Later, during the Middle Ages, statistics did not have great advances. However, in the Modern Age the first modern statistical census and the first table of probabilities of ages would be elaborated, both events in the seventeenth century. Then, towards the 20th century, mathematical tools from probability theory began to be incorporated into statistics. This, mainly due to the contributions of Kolmogorov and Borel.

Origin of statistics History of statistics

## Statistical objectives

The main objectives of the statistics are the following:

• Know the characteristics and make inferences or reach conclusions regarding a target population. This, usually from the analysis of a sample. This is typical of inferential statistics.
• It can allow establishing a relationship between different variables, finding the possible origin of a phenomenon, studying the changes in said event and making projections about it, if possible.
• Based on the conclusions obtained, decisions can be made, for example, if we are talking about a statistical study carried out by the Government to define a public policy.
• In the case of descriptive statistics, it allows to have a state of the art, that is, to know the characteristics of a database, for example, by calculating measures of central tendency such as the mean or the mode.
• It supports other disciplines such as economics, in the analysis and projection of indicators such as inflation or Gross Domestic Product. Likewise, in the field of biology, we have biostatistics that analyzes, in others, public health and environmental data.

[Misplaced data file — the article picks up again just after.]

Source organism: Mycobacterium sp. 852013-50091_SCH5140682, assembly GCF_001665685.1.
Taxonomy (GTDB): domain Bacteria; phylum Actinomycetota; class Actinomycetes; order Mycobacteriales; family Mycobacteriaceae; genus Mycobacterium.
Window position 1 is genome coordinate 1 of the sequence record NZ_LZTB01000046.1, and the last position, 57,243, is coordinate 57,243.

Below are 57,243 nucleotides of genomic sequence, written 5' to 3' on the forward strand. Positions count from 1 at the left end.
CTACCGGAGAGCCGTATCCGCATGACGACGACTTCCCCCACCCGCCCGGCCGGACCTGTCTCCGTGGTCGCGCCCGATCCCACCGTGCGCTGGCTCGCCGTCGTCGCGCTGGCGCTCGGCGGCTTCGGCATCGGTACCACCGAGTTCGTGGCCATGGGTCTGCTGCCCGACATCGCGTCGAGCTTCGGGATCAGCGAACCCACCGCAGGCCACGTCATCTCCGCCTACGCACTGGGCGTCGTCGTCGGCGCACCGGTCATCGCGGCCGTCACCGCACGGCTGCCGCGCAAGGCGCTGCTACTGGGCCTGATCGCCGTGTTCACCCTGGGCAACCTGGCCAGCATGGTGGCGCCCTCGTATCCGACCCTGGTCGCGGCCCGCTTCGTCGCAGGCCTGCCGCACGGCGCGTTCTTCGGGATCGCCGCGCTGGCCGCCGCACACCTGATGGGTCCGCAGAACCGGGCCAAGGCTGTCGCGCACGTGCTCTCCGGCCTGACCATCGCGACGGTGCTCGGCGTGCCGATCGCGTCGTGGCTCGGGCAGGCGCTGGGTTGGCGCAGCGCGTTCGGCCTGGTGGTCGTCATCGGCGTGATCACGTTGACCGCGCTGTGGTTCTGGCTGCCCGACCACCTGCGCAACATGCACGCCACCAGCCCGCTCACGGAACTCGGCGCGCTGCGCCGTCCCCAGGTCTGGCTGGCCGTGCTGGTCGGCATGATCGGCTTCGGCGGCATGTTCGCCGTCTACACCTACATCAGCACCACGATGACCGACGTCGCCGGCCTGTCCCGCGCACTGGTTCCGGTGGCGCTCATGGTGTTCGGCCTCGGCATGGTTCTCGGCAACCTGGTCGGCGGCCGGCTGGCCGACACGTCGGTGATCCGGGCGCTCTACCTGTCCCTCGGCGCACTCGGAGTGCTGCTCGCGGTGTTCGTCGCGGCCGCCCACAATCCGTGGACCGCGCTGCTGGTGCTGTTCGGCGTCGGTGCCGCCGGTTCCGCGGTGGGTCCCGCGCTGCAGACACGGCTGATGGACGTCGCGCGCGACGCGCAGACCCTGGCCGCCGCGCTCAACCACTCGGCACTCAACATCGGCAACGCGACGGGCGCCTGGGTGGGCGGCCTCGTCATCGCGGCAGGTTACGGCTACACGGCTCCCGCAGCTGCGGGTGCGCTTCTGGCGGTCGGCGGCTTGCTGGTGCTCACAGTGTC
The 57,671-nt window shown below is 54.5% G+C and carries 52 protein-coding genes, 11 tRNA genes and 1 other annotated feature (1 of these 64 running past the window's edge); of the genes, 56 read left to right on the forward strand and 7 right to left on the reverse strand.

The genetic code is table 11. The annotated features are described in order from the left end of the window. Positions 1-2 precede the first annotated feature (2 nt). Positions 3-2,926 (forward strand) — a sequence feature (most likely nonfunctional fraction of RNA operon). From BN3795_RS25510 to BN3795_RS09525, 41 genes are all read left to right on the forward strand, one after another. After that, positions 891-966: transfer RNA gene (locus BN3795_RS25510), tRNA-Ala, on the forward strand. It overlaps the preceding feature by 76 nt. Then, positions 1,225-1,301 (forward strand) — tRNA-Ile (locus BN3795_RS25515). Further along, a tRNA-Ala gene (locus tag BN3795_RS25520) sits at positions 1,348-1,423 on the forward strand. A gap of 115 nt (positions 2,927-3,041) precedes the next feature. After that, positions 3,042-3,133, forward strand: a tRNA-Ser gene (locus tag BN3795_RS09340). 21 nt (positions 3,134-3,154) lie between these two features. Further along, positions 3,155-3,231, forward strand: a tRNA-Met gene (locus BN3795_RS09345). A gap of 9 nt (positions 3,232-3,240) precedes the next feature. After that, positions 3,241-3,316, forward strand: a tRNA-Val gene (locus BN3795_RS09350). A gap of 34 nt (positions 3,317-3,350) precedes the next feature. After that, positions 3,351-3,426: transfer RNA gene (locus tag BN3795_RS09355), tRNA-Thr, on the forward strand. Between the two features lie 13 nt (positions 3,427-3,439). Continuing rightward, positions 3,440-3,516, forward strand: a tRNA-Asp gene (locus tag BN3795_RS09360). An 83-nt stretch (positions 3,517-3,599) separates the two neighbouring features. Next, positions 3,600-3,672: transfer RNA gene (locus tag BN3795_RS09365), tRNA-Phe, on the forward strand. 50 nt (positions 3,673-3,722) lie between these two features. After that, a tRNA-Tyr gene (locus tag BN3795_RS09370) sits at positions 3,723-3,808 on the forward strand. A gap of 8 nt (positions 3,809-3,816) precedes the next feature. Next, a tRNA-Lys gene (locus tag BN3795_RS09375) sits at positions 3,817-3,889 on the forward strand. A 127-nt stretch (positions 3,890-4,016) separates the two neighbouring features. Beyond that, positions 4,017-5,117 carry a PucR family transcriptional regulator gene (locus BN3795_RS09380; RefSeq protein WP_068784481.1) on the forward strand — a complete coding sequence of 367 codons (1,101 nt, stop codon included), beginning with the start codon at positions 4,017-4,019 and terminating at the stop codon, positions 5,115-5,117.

## Statistical elements

The main elements of the statistic are:

• Population: Group of individuals that present or could present a common characteristic trait that we wish to investigate.
• Sample: It is a subgroup of data extracted from a population that must adequately represent the entire group.
• Parameters: These are measures that offer information about the center of a data set (measures of central tendency), others about the dispersion or variability (measures of dispersion) and others about the position of a value (measures of position such as percentiles).
• Experiment: Process or activity carried out intentionally to obtain a series of data or to confirm or refute a hypothesis.
• Variable: The characteristic or quality of a sample or population to which a value can be assigned.

## Example of the use of statistics in economics

Statistics are widely used in economic analysis. It helps us to check the application of economic theory in practice. Some examples of the use of statistics in economics are:

• Preparation of aggregate macroeconomic indicators.
• Predictions about the future behavior of demand.
• Test the validity of hypotheses based on economic theory.
• Calculate the unemployment rate.
• Organize and present economic data such as: price evolution, GDP, etc.

It is recommended to read:

• Random variable
• Simple random sample
Statistical inference